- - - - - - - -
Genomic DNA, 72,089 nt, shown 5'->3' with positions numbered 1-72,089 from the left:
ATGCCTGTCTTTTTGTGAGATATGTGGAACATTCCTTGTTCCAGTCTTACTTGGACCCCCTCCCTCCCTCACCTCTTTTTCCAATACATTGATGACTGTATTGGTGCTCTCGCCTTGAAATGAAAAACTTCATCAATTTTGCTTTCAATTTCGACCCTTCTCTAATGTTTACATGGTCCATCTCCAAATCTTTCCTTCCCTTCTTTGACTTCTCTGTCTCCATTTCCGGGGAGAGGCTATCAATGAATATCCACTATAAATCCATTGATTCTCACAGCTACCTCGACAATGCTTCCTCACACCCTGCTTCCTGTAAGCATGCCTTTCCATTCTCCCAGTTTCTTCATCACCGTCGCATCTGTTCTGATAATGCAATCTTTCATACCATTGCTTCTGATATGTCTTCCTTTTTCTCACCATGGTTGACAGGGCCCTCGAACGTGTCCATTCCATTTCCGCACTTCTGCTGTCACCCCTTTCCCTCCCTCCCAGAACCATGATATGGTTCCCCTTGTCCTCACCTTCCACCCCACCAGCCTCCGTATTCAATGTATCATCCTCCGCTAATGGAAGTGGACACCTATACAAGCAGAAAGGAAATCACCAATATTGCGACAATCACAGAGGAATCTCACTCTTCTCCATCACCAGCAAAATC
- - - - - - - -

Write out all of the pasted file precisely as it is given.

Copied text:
Genomic DNA, 72,089 nt, shown 5'->3' with positions numbered 1-72,089 from the left:
ATGCCTGTCTTTTTGTGAGATATGTGGAACATTCCTTGTTCCAGTCTTACTTGGACCCCCTCCCTCCCTCACCTCTTTTTCCAATACATTGATGACTGTATTGGTGCTCTCGCCTTGAAATGAAAAACTTCATCAATTTTGCTTTCAATTTCGACCCTTCTCTAATGTTTACATGGTCCATCTCCAAATCTTTCCTTCCCTTCTTTGACTTCTCTGTCTCCATTTCCGGGGAGAGGCTATCAATGAATATCCACTATAAATCCATTGATTCTCACAGCTACCTCGACAATGCTTCCTCACACCCTGCTTCCTGTAAGCATGCCTTTCCATTCTCCCAGTTTCTTCATCACCGTCGCATCTGTTCTGATAATGCAATCTTTCATACCATTGCTTCTGATATGTCTTCCTTTTTCTCACCATGGTTGACAGGGCCCTCGAACGTGTCCATTCCATTTCCGCACTTCTGCTGTCACCCCTTTCCCTCCCTCCCAGAACCATGATATGGTTCCCCTTGTCCTCACCTTCCACCCCACCAGCCTCCGTATTCAATGTATCATCCTCCGCTAATGGAAGTGGACACCTATACAAGCAGAAAGGAAATCACCAATATTGCGACAATCACAGAGGAATCTCACTCTTCTCCATCACCAGCAAAATC